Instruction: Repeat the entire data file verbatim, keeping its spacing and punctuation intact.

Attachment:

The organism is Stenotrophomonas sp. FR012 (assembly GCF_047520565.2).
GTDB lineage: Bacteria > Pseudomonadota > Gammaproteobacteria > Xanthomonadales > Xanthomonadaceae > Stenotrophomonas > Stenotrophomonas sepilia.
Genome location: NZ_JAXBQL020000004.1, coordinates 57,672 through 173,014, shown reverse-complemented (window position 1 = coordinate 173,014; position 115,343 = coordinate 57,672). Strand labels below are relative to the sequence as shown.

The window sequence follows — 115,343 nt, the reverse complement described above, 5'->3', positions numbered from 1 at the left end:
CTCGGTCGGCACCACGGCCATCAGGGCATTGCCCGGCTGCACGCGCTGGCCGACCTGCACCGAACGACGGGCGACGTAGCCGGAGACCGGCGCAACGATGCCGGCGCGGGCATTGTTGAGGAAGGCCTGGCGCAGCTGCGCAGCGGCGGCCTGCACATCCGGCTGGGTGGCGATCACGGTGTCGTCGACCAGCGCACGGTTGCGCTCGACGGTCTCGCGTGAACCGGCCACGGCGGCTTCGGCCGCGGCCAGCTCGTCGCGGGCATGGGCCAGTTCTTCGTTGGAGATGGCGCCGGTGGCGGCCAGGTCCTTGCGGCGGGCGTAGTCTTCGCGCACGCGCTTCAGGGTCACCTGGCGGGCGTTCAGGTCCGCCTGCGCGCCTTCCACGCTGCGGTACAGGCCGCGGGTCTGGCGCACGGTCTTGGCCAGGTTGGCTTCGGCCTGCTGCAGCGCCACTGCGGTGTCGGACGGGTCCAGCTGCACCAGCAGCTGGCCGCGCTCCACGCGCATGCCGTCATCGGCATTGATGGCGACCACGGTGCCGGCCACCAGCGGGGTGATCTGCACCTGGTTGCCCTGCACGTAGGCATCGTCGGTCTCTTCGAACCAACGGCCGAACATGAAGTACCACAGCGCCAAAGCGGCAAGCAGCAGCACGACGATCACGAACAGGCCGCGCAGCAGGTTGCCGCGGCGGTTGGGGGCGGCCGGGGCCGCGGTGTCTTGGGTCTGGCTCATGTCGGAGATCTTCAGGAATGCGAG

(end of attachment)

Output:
The organism is Stenotrophomonas sp. FR012 (assembly GCF_047520565.2).
GTDB lineage: Bacteria > Pseudomonadota > Gammaproteobacteria > Xanthomonadales > Xanthomonadaceae > Stenotrophomonas > Stenotrophomonas sepilia.
Genome location: NZ_JAXBQL020000004.1, coordinates 57,672 through 173,014, shown reverse-complemented (window position 1 = coordinate 173,014; position 115,343 = coordinate 57,672). Strand labels below are relative to the sequence as shown.

The window sequence follows — 115,343 nt, the reverse complement described above, 5'->3', positions numbered from 1 at the left end:
CTCGGTCGGCACCACGGCCATCAGGGCATTGCCCGGCTGCACGCGCTGGCCGACCTGCACCGAACGACGGGCGACGTAGCCGGAGACCGGCGCAACGATGCCGGCGCGGGCATTGTTGAGGAAGGCCTGGCGCAGCTGCGCAGCGGCGGCCTGCACATCCGGCTGGGTGGCGATCACGGTGTCGTCGACCAGCGCACGGTTGCGCTCGACGGTCTCGCGTGAACCGGCCACGGCGGCTTCGGCCGCGGCCAGCTCGTCGCGGGCATGGGCCAGTTCTTCGTTGGAGATGGCGCCGGTGGCGGCCAGGTCCTTGCGGCGGGCGTAGTCTTCGCGCACGCGCTTCAGGGTCACCTGGCGGGCGTTCAGGTCCGCCTGCGCGCCTTCCACGCTGCGGTACAGGCCGCGGGTCTGGCGCACGGTCTTGGCCAGGTTGGCTTCGGCCTGCTGCAGCGCCACTGCGGTGTCGGACGGGTCCAGCTGCACCAGCAGCTGGCCGCGCTCCACGCGCATGCCGTCATCGGCATTGATGGCGACCACGGTGCCGGCCACCAGCGGGGTGATCTGCACCTGGTTGCCCTGCACGTAGGCATCGTCGGTCTCTTCGAACCAACGGCCGAACATGAAGTACCACAGCGCCAAAGCGGCAAGCAGCAGCACGACGATCACGAACAGGCCGCGCAGCAGGTTGCCGCGGCGGTTGGGGGCGGCCGGGGCCGCGGTGTCTTGGGTCTGGCTCATGTCGGAGATCTTCAGGAATGCGAG